"Anyhow, if you wish to try it, Cap'n Bill, go ahead and we'll stand by and watch what happens."
So the sailor-man got upon the raft again and paddled over to the Magic Isle, landing as close to the golden flower-pot as he could. They watched him walk across the land, put both arms around the flower-pot and lift it easily from its place. Then he carried it to the raft and set it down very gently. The removal did not seem to affect the Magic Flower in any way, for it was growing daffodils when Cap'n Bill picked it up and on the way to the raft it grew tulips and gladioli. During the time the sailor was paddling across the river to where his friends awaited him, seven different varieties of flowers bloomed in succession on the plant.
"I guess the Magician who put it on the island never thought that any one would carry it off," said Dorothy.
"He figured that only men would want the plant, and any man who went upon the island to get it would be caught by the enchantment," added the Wizard.
"After this," remarked Trot, "no one will care to go on the island, so it won't be a trap any more."
"There," exclaimed Cap'n Bill, setting down the Magic Plant in triumph upon the river bank, "if Ozma gets a better birthday present than that, I'd like to know what it can be!"
"It'll s'prise her, all right," declared Dorothy, standing in awed wonder before the gorgeous blossoms and watching them change from yellow roses to violets.
"It'll s'prise ev'rybody in the Em'rald City," Trot asserted in glee, "and it'll be Ozma's present from Cap'n Bill and me."
"I think I ought to have a little credit," objected the Glass Cat. "I discovered the thing, and led you to it, and brought the Wizard here to save you when you got caught."
"That's true," admitted Trot, "and I'll tell Ozma the whole story, so she'll know how good you've been."
20. The Monkeys Have Trouble
"Now," said the Wizard, "we must start for home. But how are we going to carry that big gold flower-pot? Cap'n Bill can't lug it all the way, that's certain."
"No," acknowledged the sailor-man; "it's pretty heavy. I could carry it for a little while, but I'd have to stop to rest every few minutes."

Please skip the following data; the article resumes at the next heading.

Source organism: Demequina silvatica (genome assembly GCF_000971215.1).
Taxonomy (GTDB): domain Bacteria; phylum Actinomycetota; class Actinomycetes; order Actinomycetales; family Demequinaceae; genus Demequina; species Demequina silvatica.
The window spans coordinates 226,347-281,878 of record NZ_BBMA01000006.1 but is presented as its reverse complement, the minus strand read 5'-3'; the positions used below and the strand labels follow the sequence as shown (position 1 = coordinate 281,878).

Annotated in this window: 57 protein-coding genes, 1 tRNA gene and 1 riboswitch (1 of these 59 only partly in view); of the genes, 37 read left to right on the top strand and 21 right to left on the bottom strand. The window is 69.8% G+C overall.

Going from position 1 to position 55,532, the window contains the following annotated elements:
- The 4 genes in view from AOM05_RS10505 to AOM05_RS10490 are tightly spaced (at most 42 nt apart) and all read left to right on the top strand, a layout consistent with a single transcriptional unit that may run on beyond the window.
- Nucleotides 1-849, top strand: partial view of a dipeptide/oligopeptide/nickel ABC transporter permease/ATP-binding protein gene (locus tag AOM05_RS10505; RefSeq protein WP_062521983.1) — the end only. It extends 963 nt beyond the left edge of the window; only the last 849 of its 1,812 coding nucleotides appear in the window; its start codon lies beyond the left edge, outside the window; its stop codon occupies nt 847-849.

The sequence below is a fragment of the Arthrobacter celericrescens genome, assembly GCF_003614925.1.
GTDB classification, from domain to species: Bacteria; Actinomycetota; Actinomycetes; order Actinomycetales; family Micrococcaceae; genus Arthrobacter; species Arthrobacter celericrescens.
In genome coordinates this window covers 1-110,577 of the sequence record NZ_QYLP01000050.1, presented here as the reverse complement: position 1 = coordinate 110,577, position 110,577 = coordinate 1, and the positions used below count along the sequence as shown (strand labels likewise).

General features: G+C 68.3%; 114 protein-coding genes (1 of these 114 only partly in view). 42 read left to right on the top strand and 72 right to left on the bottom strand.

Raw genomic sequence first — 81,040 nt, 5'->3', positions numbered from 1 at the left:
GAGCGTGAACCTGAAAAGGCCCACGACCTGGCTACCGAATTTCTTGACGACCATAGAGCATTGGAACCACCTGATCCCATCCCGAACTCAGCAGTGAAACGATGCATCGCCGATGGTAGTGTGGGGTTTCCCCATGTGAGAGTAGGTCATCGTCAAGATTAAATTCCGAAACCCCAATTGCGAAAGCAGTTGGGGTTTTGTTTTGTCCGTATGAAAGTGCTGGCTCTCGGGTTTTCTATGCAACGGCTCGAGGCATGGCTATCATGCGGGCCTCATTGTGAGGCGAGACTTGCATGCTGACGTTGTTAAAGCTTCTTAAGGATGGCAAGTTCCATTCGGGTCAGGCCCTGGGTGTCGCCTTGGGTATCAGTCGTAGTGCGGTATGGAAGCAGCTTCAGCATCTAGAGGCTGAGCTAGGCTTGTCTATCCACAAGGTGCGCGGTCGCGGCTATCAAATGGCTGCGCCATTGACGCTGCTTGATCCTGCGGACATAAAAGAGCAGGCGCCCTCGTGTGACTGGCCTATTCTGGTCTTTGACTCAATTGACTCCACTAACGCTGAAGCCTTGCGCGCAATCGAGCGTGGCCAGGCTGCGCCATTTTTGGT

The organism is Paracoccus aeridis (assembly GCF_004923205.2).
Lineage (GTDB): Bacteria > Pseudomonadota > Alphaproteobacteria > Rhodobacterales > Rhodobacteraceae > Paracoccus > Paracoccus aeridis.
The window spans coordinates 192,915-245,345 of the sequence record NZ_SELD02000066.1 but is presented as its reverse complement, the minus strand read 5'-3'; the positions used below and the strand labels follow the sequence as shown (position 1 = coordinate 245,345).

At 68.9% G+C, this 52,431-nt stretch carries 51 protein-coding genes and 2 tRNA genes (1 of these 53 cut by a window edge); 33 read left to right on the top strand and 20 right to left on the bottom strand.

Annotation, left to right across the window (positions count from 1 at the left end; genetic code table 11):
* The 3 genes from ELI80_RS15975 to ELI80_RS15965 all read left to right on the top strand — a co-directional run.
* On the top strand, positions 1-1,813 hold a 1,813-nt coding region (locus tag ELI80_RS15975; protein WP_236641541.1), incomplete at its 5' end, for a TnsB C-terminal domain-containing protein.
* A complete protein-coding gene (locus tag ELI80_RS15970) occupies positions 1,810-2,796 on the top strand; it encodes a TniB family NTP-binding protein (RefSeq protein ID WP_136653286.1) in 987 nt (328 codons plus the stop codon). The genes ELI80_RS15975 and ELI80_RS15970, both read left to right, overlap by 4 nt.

"Couldn't we put it on your back?" Dorothy asked the Cowardly Lion, with a good-natured yawn.
"I don't object to carrying it, if you can fasten it on," answered the Lion.
"If it falls off," said Trot, "it might get smashed an' be ruined."
"I'll fix it," promised Cap'n Bill. "I'll make a flat board out of one of these tree trunks, an' tie the board on the lion's back, an' set the flower-pot on the board." He set to work at once to do this, but as he only had his big knife for a tool his progress was slow.
So the Wizard took from his black bag a tiny saw that shone like silver and said to it:
"Saw, Little Saw, come show your power; Make us a board for the Magic Flower."
And at once the Little Saw began to move and it sawed the log so fast that those who watched it work were astonished. It seemed to understand, too, just what the board was to be used for, for when it was completed it was flat on top and hollowed beneath in such a manner that it exactly fitted the Lion's back.
"That beats whittlin'!" exclaimed Cap'n Bill, admiringly. "You don't happen to have TWO o' them saws; do you, Wizard?"
"No," replied the Wizard, wiping the Magic Saw carefully with his silk handkerchief and putting it back in the black bag. "It's the only saw of its kind in the world; and if there were more like it, it wouldn't be so wonderful."
They now tied the board on the Lion's back, flat side up, and Cap'n Bill carefully placed the Magic Flower on the board.
"For fear o' accidents," he said, "I'll walk beside the Lion and hold onto the flower-pot."
Trot and Dorothy could both ride on the back of the Hungry Tiger, and between them they carried the cage of monkeys. But this arrangement left the Wizard, as well as the sailor, to make the journey on foot, and so the procession moved slowly and the Glass Cat grumbled because it would take so long to get to the Emerald City.